OAKVILLE – When you attend church at Canaan Baptist in Oakville you may think you are in a typical suburban church in what is known as South County St. Louis.
That is true in many ways. But what is remarkable is that just beneath that outer layer is a very missional congregation with outreach efforts to many international people groups all over the St. Louis Metro area and across the world to Latin America, Africa and Asia.
The Pathway spoke with Canaan Baptist missions and family pastor Martin Winslow about an event they hosted on Oct. 23rd called “Celebration of All Nations.”
Many ethnic congregations from across the state were there to participate in the worship service. Then lunch and a training session followed. A multi-ethnic worship celebration concluded the event in the late afternoon.
MBC multiplying missionary Omar Segovia helped with that celebration.
Canaan pastor Daniel Carr, and his staff, including Winslow, believe the church should reach out of their comfort zone and include all people in their outreach.
Winslow said the St. Louis metro area is growing, but the city itself is declining in population. But many internationals are coming to the city and to the suburbs. Canaan Baptist has an intentional strategy to reach those people groups.
It is almost exhausting to listen to the stories of all the churches planted and being planted. And it extends back into the home countries of the people they are meeting in St. Louis.
He said there are approximately 70,000 Bosnians living in the St. Louis area, the most concentrated area for Bosnians in the U.S. They are on the radar screen of Canaan Baptist, but they have not yet developed a strategy to effectively reach them. Winslow plans to fly to Bosnia next summer to find key people and perhaps bring them here to begin reaching Bosnians for Christ.
Canaan Baptist has ties to church plants among the following groups at this time: Nepalese , Hispanics, Congolese, Ethiopians, Zambians, Japanese and Chinese. Some are direct church plants sponsored by Canaan and others are churches that are being influenced by the international ministry influence of Winslow and volunteers at Canaan and St. Louis Metro Association.
They have discovered a large population of people from the Asian nation of Nepal who live just ten minutes north of Oakville. They helped the mission church call a Nepalese pastor, Amjad Mohammed (known in the U.S. as Joshua). The church is five years old and meets in the facilities of Bayless Baptist Church, also in South County. The Nepalese came to the U.S. as refugees because of political turmoil in their native land. Most of them have converted to Christ from Hinduism, and one man was a Hindu priest for 25 years.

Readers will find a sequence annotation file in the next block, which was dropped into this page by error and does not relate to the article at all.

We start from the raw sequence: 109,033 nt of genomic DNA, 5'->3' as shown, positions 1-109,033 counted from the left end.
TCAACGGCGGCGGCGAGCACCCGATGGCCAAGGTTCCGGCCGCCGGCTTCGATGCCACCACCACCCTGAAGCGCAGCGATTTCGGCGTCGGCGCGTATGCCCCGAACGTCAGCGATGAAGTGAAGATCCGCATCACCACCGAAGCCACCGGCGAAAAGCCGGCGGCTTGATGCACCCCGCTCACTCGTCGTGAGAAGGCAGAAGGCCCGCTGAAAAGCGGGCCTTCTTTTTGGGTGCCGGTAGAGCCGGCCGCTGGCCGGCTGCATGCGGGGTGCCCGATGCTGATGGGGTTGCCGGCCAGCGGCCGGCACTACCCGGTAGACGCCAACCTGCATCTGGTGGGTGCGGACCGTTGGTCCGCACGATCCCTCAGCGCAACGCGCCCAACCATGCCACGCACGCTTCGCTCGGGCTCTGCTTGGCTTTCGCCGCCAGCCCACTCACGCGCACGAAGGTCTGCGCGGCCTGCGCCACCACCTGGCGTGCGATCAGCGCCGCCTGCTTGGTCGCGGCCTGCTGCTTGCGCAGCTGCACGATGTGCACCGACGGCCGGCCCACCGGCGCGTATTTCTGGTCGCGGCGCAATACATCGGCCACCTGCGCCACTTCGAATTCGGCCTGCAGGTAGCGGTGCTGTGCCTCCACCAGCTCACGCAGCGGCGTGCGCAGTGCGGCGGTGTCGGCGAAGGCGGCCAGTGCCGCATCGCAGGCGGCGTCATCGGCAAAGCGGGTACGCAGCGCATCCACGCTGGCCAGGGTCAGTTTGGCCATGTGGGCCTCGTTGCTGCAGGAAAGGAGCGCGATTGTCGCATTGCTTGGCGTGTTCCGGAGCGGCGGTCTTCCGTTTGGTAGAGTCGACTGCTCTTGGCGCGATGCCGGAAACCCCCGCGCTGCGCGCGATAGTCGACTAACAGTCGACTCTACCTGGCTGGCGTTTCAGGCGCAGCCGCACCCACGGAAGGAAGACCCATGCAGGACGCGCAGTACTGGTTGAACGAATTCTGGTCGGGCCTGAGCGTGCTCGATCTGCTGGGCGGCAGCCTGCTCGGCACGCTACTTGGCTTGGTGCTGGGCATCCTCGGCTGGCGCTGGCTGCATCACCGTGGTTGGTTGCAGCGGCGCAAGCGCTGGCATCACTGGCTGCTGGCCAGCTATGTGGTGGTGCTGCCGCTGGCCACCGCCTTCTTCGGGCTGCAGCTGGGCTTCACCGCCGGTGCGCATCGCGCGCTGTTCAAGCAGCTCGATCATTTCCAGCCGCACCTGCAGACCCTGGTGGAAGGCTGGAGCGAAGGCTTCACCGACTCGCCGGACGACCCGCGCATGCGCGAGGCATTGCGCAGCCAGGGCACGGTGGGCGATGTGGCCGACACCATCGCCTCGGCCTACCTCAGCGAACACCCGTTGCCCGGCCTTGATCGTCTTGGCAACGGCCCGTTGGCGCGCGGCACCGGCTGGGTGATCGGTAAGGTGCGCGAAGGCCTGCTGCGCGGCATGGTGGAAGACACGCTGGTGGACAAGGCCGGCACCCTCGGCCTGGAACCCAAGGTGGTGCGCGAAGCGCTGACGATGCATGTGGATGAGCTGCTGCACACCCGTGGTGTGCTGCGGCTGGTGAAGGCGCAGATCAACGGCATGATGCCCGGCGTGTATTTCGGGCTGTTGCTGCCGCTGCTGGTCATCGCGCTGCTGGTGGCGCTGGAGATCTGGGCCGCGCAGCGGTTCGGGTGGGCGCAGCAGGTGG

There are also pockets of Hispanic people in the Oakville area. Pastor Teddy Santiago is working with Canaan and the North American Mission Board to plant a Spanish speaking church there.
The church also networks with Illinois Baptists to support a church in Fairmount City, Ill., just across the Mississippi River to the east. Eighty-two percent of Fairmount City identifies as Hispanic.
Brother Winslow gets very excited when he talks about reaching people from the Congo, a nation in West Africa. The church supports Grace Baptist Church and Pastor Freddy Lumande. People from several African countries attend this Swahili speaking church. Pastor Lumande spent seven years in a refugee camp in Burundi before coming to the U.S.
The list is not yet complete!
Winslow said they also are working with an Ethiopian congregation that meets at Fee Fee Baptist church, on the north side of the metro area. There are also connections with a Japanese Baptist Church and a Chinese Baptist Church.
Truly the world is coming to St. Louis and Canaan and St. Louis area Baptists are engaging them. Darrin Casper, association mission strategist for the St. Louis Metro Baptist Association said, “The population of Missouri is right at 6 million people. The population of the St. Louis metropolitan area is just under 3 million, and the vast majority of our area is spiritually lost. From the German, Dutch, Irish and Italian immigrants of the late 19th and 20th centuries, to the Bosnian, Afghanistan and African countries of the 21st centuries, St. Louis has long been the home to new neighbors